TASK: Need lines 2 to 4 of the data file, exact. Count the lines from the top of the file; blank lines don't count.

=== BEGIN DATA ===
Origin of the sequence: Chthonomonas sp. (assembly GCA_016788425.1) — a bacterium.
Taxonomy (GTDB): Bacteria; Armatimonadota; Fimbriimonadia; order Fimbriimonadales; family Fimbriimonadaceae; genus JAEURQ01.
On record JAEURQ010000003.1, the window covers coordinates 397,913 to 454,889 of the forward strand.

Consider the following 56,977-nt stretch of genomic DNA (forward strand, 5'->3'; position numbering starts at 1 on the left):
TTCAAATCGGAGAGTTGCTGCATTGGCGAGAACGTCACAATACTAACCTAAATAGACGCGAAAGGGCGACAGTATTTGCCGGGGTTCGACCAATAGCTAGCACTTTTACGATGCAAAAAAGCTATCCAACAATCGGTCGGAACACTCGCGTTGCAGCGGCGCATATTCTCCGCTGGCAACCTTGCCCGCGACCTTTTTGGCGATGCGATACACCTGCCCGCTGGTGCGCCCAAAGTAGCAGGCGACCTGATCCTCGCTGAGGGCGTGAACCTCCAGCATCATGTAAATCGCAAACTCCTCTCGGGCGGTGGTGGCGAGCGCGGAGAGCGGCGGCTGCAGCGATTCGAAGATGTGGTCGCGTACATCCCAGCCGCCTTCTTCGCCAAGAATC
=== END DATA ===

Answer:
Taxonomy (GTDB): Bacteria; Armatimonadota; Fimbriimonadia; order Fimbriimonadales; family Fimbriimonadaceae; genus JAEURQ01.
On record JAEURQ010000003.1, the window covers coordinates 397,913 to 454,889 of the forward strand.

Consider the following 56,977-nt stretch of genomic DNA (forward strand, 5'->3'; position numbering starts at 1 on the left):